This article originally appeared on our sister site, VR Source.
Samsung will show off four new AR and VR projects at MWC 2017 next week, developed in its experimental C-Labs department. C-Labs is the internal program where Samsung’s employees can work on innovative, small-scale undertakings, and its latest developments have now been teased via Samsung’s press site.
Relúmĭno is an app which is designed to help people with visual impairments read books and watch TV with “new levels of clarity.” Users can install the app on a smartphone and then insert it into the Gear VR where it will “remap blind spots by displacing images” and “correct distorted images caused by metamorphopsia”. It’s a glimpse at the ways in which VR could be used not just in an entertainment capacity but for quality of life improvements also.
Monitorless kind of looks like Google Glass, but its intended function is quite different. As the name suggests, Monitorless is a way to view a PC or smartphone display in VR. It uses a pair of glasses to mirror a device’s display via Wi-Fi direct and can be viewed in AR mode, where the contents of the screen is overlaid onto the real world. Samsung also says that it could be used to stream high-end games.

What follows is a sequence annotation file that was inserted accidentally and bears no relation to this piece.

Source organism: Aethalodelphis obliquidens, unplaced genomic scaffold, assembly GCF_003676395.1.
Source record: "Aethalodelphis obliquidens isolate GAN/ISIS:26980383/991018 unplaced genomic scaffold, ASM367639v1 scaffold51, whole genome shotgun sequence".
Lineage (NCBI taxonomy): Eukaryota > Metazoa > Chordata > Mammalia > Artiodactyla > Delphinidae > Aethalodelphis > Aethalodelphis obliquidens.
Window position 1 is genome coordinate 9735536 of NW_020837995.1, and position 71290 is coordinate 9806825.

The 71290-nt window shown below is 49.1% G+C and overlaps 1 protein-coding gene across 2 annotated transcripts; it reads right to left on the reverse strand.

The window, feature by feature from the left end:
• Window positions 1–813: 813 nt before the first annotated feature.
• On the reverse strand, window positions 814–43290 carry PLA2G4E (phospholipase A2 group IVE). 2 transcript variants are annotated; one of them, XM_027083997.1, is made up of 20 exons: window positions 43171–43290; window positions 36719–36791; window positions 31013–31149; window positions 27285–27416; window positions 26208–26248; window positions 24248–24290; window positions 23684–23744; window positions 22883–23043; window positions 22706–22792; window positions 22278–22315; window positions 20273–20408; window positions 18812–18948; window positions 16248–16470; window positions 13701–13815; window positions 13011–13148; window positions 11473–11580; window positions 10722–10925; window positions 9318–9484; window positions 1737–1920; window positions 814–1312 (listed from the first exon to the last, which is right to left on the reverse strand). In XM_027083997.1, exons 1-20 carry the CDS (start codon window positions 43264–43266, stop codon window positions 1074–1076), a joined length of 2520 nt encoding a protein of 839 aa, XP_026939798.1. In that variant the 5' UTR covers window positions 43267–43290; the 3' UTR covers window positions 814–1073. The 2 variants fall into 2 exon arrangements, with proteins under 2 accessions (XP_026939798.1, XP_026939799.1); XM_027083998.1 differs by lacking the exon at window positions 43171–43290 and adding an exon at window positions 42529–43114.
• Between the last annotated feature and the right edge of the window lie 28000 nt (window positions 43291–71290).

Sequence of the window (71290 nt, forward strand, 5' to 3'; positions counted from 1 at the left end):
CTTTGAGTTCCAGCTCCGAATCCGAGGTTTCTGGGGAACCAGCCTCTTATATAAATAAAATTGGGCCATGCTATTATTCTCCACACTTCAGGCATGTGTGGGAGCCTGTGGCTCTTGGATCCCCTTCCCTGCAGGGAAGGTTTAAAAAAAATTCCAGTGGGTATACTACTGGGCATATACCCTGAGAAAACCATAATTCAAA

VuildUs provides a way for users to visualize the placement of new furniture in their home prior to purchase. By pairing a dedicated smartphone app with a 360-degree depth camera, users can take a 3D scan of their house. This can then be viewed in VR, where the home can be explored and potential furniture can be inserted to see if it fits in the intended space (no more measuring tape!). Samsung didn’t go into details about the range of furniture which could be tested — I expect the app could be linked to websites like Amazon or IKEA which house the product’s dimension details — but we’ll find out more next week.
Finally, traVRer is a 360-degree video platform that lets users explore landmarks around the world without leaving their home: it sounds something like Google Street View but with sound and video.
These are only small scale projects for Samsung right now and there’s no indication of whether they would be put into commercial production. Look out for details in our MWC 2017 coverage from next week.